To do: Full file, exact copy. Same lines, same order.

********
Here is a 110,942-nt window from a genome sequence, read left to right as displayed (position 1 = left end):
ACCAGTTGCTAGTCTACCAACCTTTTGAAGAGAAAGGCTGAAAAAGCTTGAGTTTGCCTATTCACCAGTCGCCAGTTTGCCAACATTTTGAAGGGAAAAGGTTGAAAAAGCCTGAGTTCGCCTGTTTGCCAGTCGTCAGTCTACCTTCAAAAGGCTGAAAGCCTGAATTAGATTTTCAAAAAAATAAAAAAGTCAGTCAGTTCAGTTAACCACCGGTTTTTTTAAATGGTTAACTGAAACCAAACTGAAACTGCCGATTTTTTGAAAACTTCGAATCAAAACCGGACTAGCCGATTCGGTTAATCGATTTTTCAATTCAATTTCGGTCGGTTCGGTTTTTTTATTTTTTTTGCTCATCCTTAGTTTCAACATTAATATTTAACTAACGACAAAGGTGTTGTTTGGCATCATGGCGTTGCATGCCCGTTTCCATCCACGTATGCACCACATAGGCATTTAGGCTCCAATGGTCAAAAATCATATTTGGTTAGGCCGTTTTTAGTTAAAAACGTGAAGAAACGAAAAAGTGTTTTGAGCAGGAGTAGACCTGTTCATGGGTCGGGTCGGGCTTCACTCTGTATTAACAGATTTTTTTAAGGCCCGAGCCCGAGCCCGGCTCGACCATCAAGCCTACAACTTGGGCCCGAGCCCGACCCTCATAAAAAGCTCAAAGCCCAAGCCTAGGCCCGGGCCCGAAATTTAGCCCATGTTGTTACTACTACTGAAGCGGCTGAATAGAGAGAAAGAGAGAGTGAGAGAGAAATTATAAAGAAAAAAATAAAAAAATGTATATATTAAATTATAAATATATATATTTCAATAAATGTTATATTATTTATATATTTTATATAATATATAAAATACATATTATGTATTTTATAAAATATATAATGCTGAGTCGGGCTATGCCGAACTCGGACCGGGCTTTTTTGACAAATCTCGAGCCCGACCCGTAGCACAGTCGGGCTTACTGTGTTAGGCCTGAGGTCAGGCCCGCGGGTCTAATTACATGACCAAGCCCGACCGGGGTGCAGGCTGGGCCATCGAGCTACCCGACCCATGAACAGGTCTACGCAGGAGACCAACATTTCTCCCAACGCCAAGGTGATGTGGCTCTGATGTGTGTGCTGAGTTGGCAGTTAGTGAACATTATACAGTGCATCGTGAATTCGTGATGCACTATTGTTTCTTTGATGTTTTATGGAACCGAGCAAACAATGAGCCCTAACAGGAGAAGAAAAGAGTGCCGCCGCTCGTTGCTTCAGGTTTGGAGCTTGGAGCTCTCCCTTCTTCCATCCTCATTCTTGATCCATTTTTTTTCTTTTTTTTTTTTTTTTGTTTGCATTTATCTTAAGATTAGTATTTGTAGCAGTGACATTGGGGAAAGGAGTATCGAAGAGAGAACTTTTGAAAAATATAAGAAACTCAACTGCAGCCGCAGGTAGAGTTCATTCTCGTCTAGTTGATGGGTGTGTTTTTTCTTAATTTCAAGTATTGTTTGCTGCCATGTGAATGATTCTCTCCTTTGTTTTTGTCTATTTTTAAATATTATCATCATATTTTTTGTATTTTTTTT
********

Here is a 110,942-nt window from a genome sequence, read left to right as displayed (position 1 = left end):
ACCAGTTGCTAGTCTACCAACCTTTTGAAGAGAAAGGCTGAAAAAGCTTGAGTTTGCCTATTCACCAGTCGCCAGTTTGCCAACATTTTGAAGGGAAAAGGTTGAAAAAGCCTGAGTTCGCCTGTTTGCCAGTCGTCAGTCTACCTTCAAAAGGCTGAAAGCCTGAATTAGATTTTCAAAAAAATAAAAAAGTCAGTCAGTTCAGTTAACCACCGGTTTTTTTAAATGGTTAACTGAAACCAAACTGAAACTGCCGATTTTTTGAAAACTTCGAATCAAAACCGGACTAGCCGATTCGGTTAATCGATTTTTCAATTCAATTTCGGTCGGTTCGGTTTTTTTATTTTTTTTGCTCATCCTTAGTTTCAACATTAATATTTAACTAACGACAAAGGTGTTGTTTGGCATCATGGCGTTGCATGCCCGTTTCCATCCACGTATGCACCACATAGGCATTTAGGCTCCAATGGTCAAAAATCATATTTGGTTAGGCCGTTTTTAGTTAAAAACGTGAAGAAACGAAAAAGTGTTTTGAGCAGGAGTAGACCTGTTCATGGGTCGGGTCGGGCTTCACTCTGTATTAACAGATTTTTTTAAGGCCCGAGCCCGAGCCCGGCTCGACCATCAAGCCTACAACTTGGGCCCGAGCCCGACCCTCATAAAAAGCTCAAAGCCCAAGCCTAGGCCCGGGCCCGAAATTTAGCCCATGTTGTTACTACTACTGAAGCGGCTGAATAGAGAGAAAGAGAGAGTGAGAGAGAAATTATAAAGAAAAAAATAAAAAAATGTATATATTAAATTATAAATATATATATTTCAATAAATGTTATATTATTTATATATTTTATATAATATATAAAATACATATTATGTATTTTATAAAATATATAATGCTGAGTCGGGCTATGCCGAACTCGGACCGGGCTTTTTTGACAAATCTCGAGCCCGACCCGTAGCACAGTCGGGCTTACTGTGTTAGGCCTGAGGTCAGGCCCGCGGGTCTAATTACATGACCAAGCCCGACCGGGGTGCAGGCTGGGCCATCGAGCTACCCGACCCATGAACAGGTCTACGCAGGAGACCAACATTTCTCCCAACGCCAAGGTGATGTGGCTCTGATGTGTGTGCTGAGTTGGCAGTTAGTGAACATTATACAGTGCATCGTGAATTCGTGATGCACTATTGTTTCTTTGATGTTTTATGGAACCGAGCAAACAATGAGCCCTAACAGGAGAAGAAAAGAGTGCCGCCGCTCGTTGCTTCAGGTTTGGAGCTTGGAGCTCTCCCTTCTTCCATCCTCATTCTTGATCCATTTTTTTTCTTTTTTTTTTTTTTTTGTTTGCATTTATCTTAAGATTAGTATTTGTAGCAGTGACATTGGGGAAAGGAGTATCGAAGAGAGAACTTTTGAAAAATATAAGAAACTCAACTGCAGCCGCAGGTAGAGTTCATTCTCGTCTAGTTGATGGGTGTGTTTTTTCTTAATTTCAAGTATTGTTTGCTGCCATGTGAATGATTCTCTCCTTTGTTTTTGTCTATTTTTAAATATTATCATCATATTTTTTGTATTTTTTTT